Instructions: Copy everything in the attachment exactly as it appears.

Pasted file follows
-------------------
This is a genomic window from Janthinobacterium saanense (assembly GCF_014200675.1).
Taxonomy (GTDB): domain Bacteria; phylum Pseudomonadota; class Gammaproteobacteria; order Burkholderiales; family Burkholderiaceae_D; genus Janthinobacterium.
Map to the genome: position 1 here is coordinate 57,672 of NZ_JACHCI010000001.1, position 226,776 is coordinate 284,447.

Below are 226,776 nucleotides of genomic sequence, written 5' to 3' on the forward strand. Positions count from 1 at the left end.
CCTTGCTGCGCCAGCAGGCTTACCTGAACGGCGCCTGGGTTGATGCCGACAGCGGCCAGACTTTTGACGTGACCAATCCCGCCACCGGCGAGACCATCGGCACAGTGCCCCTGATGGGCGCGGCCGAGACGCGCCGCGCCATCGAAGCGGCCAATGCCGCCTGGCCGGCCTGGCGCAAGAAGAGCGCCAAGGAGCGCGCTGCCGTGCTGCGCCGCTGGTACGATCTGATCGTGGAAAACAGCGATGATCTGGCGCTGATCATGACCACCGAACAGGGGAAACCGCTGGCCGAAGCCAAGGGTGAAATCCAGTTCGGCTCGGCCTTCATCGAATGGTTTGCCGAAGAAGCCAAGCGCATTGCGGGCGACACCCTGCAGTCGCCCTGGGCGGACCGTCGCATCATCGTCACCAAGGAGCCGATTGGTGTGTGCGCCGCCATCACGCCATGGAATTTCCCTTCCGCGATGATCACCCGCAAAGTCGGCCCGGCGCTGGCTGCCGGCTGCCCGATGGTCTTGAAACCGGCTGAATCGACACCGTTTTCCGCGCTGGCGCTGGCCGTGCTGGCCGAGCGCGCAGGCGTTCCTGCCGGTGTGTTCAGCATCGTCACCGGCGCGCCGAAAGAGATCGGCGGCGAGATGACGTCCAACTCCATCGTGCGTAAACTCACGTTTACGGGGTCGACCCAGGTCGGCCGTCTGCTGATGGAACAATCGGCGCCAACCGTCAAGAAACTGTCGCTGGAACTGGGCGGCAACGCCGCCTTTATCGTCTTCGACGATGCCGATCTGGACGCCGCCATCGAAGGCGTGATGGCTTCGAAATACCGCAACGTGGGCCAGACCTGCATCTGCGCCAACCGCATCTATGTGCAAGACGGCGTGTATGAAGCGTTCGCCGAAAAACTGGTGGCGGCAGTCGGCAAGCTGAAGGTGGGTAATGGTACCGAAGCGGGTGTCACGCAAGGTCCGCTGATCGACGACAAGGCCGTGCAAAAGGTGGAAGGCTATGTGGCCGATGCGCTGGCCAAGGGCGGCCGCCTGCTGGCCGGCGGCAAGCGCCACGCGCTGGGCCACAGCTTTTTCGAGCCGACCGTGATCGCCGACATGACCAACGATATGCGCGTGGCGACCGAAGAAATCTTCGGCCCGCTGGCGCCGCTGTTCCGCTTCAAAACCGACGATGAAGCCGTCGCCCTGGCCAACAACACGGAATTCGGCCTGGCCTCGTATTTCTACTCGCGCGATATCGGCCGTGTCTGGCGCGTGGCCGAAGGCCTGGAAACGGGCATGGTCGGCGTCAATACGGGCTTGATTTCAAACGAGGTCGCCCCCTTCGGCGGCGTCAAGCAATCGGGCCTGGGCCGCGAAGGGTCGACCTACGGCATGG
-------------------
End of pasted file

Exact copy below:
This is a genomic window from Janthinobacterium saanense (assembly GCF_014200675.1).
Taxonomy (GTDB): domain Bacteria; phylum Pseudomonadota; class Gammaproteobacteria; order Burkholderiales; family Burkholderiaceae_D; genus Janthinobacterium.
Map to the genome: position 1 here is coordinate 57,672 of NZ_JACHCI010000001.1, position 226,776 is coordinate 284,447.

Below are 226,776 nucleotides of genomic sequence, written 5' to 3' on the forward strand. Positions count from 1 at the left end.
CCTTGCTGCGCCAGCAGGCTTACCTGAACGGCGCCTGGGTTGATGCCGACAGCGGCCAGACTTTTGACGTGACCAATCCCGCCACCGGCGAGACCATCGGCACAGTGCCCCTGATGGGCGCGGCCGAGACGCGCCGCGCCATCGAAGCGGCCAATGCCGCCTGGCCGGCCTGGCGCAAGAAGAGCGCCAAGGAGCGCGCTGCCGTGCTGCGCCGCTGGTACGATCTGATCGTGGAAAACAGCGATGATCTGGCGCTGATCATGACCACCGAACAGGGGAAACCGCTGGCCGAAGCCAAGGGTGAAATCCAGTTCGGCTCGGCCTTCATCGAATGGTTTGCCGAAGAAGCCAAGCGCATTGCGGGCGACACCCTGCAGTCGCCCTGGGCGGACCGTCGCATCATCGTCACCAAGGAGCCGATTGGTGTGTGCGCCGCCATCACGCCATGGAATTTCCCTTCCGCGATGATCACCCGCAAAGTCGGCCCGGCGCTGGCTGCCGGCTGCCCGATGGTCTTGAAACCGGCTGAATCGACACCGTTTTCCGCGCTGGCGCTGGCCGTGCTGGCCGAGCGCGCAGGCGTTCCTGCCGGTGTGTTCAGCATCGTCACCGGCGCGCCGAAAGAGATCGGCGGCGAGATGACGTCCAACTCCATCGTGCGTAAACTCACGTTTACGGGGTCGACCCAGGTCGGCCGTCTGCTGATGGAACAATCGGCGCCAACCGTCAAGAAACTGTCGCTGGAACTGGGCGGCAACGCCGCCTTTATCGTCTTCGACGATGCCGATCTGGACGCCGCCATCGAAGGCGTGATGGCTTCGAAATACCGCAACGTGGGCCAGACCTGCATCTGCGCCAACCGCATCTATGTGCAAGACGGCGTGTATGAAGCGTTCGCCGAAAAACTGGTGGCGGCAGTCGGCAAGCTGAAGGTGGGTAATGGTACCGAAGCGGGTGTCACGCAAGGTCCGCTGATCGACGACAAGGCCGTGCAAAAGGTGGAAGGCTATGTGGCCGATGCGCTGGCCAAGGGCGGCCGCCTGCTGGCCGGCGGCAAGCGCCACGCGCTGGGCCACAGCTTTTTCGAGCCGACCGTGATCGCCGACATGACCAACGATATGCGCGTGGCGACCGAAGAAATCTTCGGCCCGCTGGCGCCGCTGTTCCGCTTCAAAACCGACGATGAAGCCGTCGCCCTGGCCAACAACACGGAATTCGGCCTGGCCTCGTATTTCTACTCGCGCGATATCGGCCGTGTCTGGCGCGTGGCCGAAGGCCTGGAAACGGGCATGGTCGGCGTCAATACGGGCTTGATTTCAAACGAGGTCGCCCCCTTCGGCGGCGTCAAGCAATCGGGCCTGGGCCGCGAAGGGTCGACCTACGGCATGG